Local business, Captain’s Cod Company, is a food truck that now serves sustainable hook-and-line caught fish and chips, among other dishes, in Bellingham and Whatcom County after initially keeping their business exclusively in eastern Washington.
Amanda Andrew is a co-owner of Captain's Cod Company alongside her husband Shaun Andrew, Rob and Alicia Wurm and Baz and Sarah Lloyd. Her job duties include managing Human Resources, bookkeeping and working on the food truck. Amanda Andrew said that they started putting together their business five years ago.
They bought their first food truck in February 2020, but due to the COVID-19 pandemic, they couldn’t operate it for the first time until National Fish and Chip day, Sept. 4, 2020, Amanda Andrew said.
When they first started operating their food truck, they thought Chelan County in eastern Washington would be a good place to start due to fresh fish being unavailable in the area, she said.
"We started it over there because we figured it's a landlocked area, not a lot of options for fresh fish, and now that truck is in nine counties all across eastern Washington," Amanda Andrew said.
Despite starting their food truck operations in eastern Washington, the couple lives in Bellingham and operates Captain's Cod Company out of the area, she said.
Amanda Andrew said they were reluctant to operate their food truck in Bellingham because it’s so close to the water and there are many options for fresh fish, but it was always a goal to operate a second food truck in Whatcom county.
They then decided they wanted to operate a second food truck in Whatcom County after friends and family kept telling them there weren’t many options for good fish and chips in Bellingham, and because they wanted to be close to home Amanda Andrew said. They then bought a second food truck in January 2021, five months after they first started serving their food in eastern Washington, she said.
According to Amanda Andrew, the first time they operated their food truck in Bellingham was at Bellingham Seafest, Oct. 2021.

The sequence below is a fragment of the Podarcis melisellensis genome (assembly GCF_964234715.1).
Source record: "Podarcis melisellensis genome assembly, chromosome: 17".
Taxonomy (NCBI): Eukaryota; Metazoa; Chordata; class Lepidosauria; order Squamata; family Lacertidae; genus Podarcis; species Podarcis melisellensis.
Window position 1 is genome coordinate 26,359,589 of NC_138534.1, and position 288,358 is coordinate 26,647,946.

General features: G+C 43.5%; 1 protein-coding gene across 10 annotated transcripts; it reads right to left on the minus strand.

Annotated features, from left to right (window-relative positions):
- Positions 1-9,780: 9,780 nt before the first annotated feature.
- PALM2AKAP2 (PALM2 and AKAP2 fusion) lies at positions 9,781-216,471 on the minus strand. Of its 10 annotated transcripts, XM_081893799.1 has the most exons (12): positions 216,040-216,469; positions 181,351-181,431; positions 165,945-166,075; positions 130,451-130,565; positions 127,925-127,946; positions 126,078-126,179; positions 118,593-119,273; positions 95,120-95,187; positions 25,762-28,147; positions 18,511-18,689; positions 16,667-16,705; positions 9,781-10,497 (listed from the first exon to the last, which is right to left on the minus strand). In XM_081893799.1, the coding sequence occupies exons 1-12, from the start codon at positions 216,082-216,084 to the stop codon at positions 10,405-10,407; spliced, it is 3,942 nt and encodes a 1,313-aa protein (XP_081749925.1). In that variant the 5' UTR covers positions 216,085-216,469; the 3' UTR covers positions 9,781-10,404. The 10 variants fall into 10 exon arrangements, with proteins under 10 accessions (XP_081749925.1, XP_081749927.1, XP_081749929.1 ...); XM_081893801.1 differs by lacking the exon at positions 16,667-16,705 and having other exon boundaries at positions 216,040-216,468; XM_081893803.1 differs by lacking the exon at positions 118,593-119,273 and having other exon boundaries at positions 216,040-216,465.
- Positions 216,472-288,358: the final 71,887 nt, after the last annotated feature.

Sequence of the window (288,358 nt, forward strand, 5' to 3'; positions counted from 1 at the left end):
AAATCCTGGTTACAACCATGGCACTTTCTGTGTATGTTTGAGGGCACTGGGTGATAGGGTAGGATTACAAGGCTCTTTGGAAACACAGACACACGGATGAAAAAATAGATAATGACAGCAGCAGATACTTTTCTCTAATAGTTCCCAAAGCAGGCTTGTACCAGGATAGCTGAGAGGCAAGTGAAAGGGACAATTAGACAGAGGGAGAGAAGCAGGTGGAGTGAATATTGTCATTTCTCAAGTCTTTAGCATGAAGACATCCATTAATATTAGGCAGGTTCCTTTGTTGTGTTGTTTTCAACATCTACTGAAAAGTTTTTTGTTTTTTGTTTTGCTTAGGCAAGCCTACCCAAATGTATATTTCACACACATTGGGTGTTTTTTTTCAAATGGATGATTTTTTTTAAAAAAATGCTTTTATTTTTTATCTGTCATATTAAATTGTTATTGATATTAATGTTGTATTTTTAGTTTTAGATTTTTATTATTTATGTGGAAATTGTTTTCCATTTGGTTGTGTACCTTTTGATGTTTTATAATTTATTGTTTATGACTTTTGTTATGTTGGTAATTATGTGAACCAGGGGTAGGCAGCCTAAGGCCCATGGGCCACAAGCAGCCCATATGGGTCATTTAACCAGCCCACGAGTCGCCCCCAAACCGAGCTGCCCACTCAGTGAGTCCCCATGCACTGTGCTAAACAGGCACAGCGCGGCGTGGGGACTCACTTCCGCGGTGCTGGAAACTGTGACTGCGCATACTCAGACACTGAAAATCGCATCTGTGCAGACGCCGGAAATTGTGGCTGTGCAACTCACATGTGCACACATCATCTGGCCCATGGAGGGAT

Food trucks need an inspection from the Washington State Department of Labor and Industries to operate legally, but at Bellingham Seafest, Captain’s Cod Company didn’t need L&I approval because it was an event. But now that they have received L&I approval, they officially served in Bellingham for the first time on March 29, 2022, at Fairhaven Stones Throw Brewery, Amanda Andrew said.
Amanda Andrew said, now that everything is ready to go, they are planning to set up their food truck at least once a week in Bellingham, and from there, they plan to be in Whatcom County five days a week.
Amanda Andrew said there are some places where you can get fish and chips in Bellingham, but many serve trawl caught cod or trawl caught pollack as opposed to their sustainable hook-and-line caught cod.
Their fish is longliner caught and frozen at sea, versus other places, whose fish come from a trawling boat that uses a large net that scrapes across the ocean floor, catching everything in its path, from whales, halibut and crab, Amanda Andrew said. She also said their fish is caught with a longliner boat which uses this hook-and-line method.
“We use the method of hook-and-line fishing,” she said. “So it's considered one of the most eco-friendly methods of fishing. We set nearly 50 miles of line with 76,000 hooks.”
These fishing trips can last anywhere from 16 to 30 days.
James Helfield is an Associate Professor at Western Washington University whose research includes addressing habitat restoration needs for pacific salmon and trout. Helfield said that the destruction from fishing with nets does not occur with hook-and-line fishing.
"Compared to fishing with nets, hook-and-line fishing generally does less harm to other fish and mammal species because there is generally less bycatch,” Helfield said. “Also, if a net tears or breaks away from the boat, it can go on fishing for a long period of time. That doesn't really happen with hook-and-line gear. For bottom fish, trawling can be pretty destructive to bottom habitats, as it involves dragging heavy chains and nets across the bottom sediments."
Amanda Andrew said that the fish that Captain's Cod Company serves is from Alaskan Leader Fisheries, which uses this sustainable fishing process.
Amanda Andrew said that she wants people to know that they are local. Their fishing company is in Lynden and has been for many years. Amanda Andrew said that Shaun Andrews and Rob Wurm of Lynden are both two of six co-owners of Alaskan Leader Fisheries and co-owners of Captain's Cod Company, so their operation is locally owned.
Jenn Flowers is a Bellingham resident who had never eaten at Captain’s Cod Company before, but after hearing about them at Dockside Market, she followed them on social media to see when they would serve in Bellingham. Flowers said she had seen a few food trucks around Bellingham, but not one that serves fish and chips.
“I feel like Bellingham needs more of them considering where we live and the access to good seafood,” Flowers said.
After Flowers tried Captain’s Cod Company for the first time she said it tastes clean compared to other fish and chips she has had.
“It’s crispy, fresh and the fries are awesome,” Flowers said.
Joshua Solorzano (He/Him) is a student reporter on The Front, reporting on the City News beat. He is majoring in Visual Journalism and minoring in Spanish. Habla español con fluidez.
You can contact him at email@example.com.